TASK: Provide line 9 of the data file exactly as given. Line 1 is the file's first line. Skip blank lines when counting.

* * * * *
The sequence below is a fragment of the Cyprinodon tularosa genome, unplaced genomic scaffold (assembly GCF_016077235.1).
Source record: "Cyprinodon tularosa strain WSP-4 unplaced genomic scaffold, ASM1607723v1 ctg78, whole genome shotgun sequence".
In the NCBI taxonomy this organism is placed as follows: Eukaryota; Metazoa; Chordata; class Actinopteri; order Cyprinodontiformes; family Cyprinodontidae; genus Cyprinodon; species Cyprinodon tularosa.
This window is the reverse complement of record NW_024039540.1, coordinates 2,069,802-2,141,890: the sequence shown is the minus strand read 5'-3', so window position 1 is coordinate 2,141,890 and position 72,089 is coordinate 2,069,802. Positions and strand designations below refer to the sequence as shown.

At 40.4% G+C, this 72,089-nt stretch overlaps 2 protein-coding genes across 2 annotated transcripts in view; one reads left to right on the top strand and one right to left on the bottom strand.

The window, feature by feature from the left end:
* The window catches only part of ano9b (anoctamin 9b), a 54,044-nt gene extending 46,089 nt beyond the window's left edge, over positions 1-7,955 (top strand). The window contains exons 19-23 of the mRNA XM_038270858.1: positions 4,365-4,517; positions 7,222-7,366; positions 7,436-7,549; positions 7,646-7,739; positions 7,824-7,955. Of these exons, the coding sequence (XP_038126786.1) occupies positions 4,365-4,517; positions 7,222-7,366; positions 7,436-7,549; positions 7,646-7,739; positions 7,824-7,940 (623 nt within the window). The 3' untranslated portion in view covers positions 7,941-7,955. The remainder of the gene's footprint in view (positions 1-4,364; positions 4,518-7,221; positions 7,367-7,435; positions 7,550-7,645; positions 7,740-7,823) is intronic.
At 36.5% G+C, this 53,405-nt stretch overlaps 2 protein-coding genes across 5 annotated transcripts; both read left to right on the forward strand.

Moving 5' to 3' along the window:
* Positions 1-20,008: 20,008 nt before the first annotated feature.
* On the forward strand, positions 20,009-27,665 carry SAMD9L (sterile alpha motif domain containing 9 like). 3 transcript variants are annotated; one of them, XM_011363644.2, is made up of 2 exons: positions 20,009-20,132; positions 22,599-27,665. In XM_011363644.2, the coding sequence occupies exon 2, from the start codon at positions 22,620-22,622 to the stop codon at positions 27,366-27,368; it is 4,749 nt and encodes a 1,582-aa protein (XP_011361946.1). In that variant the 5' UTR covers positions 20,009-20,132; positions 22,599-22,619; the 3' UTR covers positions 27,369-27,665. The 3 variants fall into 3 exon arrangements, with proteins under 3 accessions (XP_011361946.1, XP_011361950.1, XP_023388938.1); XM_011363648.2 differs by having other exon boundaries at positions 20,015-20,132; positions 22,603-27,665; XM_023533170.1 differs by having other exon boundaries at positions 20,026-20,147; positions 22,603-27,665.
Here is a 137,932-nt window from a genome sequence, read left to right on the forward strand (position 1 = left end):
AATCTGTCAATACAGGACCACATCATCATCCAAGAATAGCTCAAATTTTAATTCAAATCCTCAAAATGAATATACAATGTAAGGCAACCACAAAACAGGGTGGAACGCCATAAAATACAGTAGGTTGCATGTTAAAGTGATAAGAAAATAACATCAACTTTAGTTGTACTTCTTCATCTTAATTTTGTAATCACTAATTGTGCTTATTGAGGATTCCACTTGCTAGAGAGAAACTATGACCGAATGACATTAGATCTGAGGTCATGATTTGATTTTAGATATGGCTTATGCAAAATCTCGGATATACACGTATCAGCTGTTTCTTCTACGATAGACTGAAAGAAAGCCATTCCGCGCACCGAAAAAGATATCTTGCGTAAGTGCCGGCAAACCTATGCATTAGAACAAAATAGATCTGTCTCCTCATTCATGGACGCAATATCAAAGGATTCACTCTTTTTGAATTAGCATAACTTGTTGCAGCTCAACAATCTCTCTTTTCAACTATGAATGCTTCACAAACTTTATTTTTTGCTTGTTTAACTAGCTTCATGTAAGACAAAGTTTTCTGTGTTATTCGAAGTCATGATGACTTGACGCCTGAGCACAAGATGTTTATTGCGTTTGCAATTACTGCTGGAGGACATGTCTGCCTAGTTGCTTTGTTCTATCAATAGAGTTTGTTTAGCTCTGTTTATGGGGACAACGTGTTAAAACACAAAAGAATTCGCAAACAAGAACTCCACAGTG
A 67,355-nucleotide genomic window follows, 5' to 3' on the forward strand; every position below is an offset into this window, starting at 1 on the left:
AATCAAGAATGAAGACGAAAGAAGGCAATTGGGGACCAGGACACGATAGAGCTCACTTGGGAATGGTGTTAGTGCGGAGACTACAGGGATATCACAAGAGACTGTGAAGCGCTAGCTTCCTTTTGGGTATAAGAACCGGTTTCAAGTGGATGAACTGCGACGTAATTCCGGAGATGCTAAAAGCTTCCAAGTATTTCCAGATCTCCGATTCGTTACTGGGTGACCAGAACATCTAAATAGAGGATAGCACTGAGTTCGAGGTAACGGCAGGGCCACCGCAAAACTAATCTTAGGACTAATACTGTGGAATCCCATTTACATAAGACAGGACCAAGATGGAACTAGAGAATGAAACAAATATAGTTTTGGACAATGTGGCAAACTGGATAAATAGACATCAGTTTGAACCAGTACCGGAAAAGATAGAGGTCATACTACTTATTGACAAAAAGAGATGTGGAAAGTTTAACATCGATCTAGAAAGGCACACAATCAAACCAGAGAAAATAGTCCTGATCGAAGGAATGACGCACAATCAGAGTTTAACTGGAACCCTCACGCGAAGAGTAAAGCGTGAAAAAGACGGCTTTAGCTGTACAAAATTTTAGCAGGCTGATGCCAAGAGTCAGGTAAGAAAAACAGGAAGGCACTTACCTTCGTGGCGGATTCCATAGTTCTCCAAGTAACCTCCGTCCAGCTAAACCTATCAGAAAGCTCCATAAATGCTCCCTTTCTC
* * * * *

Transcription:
Moving 5' to 3' along the window: